Scanning Tips



Resolution determines the level of detail recorded by the scanner, and is measured in dots per inch (dpi). The greater the dpi number, the higher the resolution. Image quality improves with higher resolution, but only up to a certain point, after which increasing resolution simply makes file sizes larger (and sometimes unmanageable) without yielding any visible improvement to the image.

There are two types of resolution. Optical resolution is the "native" hardware resolution of your scanner as determined by the optics in your scanner hardware. On the other hand, interpolated resolution is resolution enhanced through software (either in the scanner or the scanning software), and is useful for certain tasks like scanning line art. A typical desktop scanner may produce 600x600 dpi optical resolutions and interpolated resolutions of 4,800x4,800 dpi or higher.



When choosing a resolution setting for B/W photographs, consider the type of image you're scanning and your printing method. An easy way to determine the best resolution for your intended output is to find out the lines per inch (lpi) halftone/screen capability of your platemaking or printing device and multiply it by 1.5 to 2.0.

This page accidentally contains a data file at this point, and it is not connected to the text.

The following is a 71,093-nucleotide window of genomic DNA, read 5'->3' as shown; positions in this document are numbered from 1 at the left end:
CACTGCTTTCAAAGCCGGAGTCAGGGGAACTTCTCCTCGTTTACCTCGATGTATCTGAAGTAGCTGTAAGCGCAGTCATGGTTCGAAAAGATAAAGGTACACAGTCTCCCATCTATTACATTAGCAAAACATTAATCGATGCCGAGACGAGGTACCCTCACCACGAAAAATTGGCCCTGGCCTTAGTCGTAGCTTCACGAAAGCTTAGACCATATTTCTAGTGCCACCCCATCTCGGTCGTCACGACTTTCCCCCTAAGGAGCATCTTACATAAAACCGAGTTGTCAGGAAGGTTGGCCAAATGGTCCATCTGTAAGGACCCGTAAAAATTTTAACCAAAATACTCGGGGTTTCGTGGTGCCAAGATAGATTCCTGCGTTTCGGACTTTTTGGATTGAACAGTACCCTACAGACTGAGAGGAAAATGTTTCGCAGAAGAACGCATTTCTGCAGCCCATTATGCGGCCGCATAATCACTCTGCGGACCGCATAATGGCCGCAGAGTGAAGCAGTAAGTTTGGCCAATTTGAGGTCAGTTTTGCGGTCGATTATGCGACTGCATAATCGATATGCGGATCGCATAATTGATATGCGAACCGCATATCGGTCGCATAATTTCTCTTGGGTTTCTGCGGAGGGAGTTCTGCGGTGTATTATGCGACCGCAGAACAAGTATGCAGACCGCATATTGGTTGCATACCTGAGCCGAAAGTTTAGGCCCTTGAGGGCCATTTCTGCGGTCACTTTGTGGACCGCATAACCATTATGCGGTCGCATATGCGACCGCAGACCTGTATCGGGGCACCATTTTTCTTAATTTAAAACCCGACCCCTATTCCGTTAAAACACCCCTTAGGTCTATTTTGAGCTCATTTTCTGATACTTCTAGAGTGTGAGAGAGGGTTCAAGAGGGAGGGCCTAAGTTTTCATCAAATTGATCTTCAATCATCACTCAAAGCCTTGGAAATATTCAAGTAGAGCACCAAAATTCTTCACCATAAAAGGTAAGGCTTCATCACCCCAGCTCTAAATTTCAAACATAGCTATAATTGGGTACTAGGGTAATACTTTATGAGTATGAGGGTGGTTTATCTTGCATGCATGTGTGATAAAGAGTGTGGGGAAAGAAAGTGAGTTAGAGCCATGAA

600 dpi Laser Printers produce good halftones to 85 lpi

1200 dpi Laser Printers produce good halftones to 120 lpi

1200 dpi Imagesetters produce good halftones to 133 lpi

2400 dpi and higher Imagesetters produce good halftones to 200 lpi

Example: To tailor a scanned image of a B/W photo to a typical newsletter printing press that prints at 100 lines per inch, multiply 100 x 1.5 or 2.0. This gives 150 or 200. The optimal resolution setting for your image would then be 150 dpi to 200 dpi (depending on how high the output quality will be). Lpi will vary, depending on the quality of the printing job. A newspaper web press uses approximately 85 lpi; newsletters use 100 to 120 lpi, brochures/magazines from 133 to 150; and fine art books may go as high as 200 to 300 lpi.



If you're outputting images to a monitor (such as doing web work), you don't need to scan images higher than 72 dpi, as monitors are capable of only showing images up to 72 dpi. A higher-resolution image will not be any clearer on the monitor and will simply create larger files.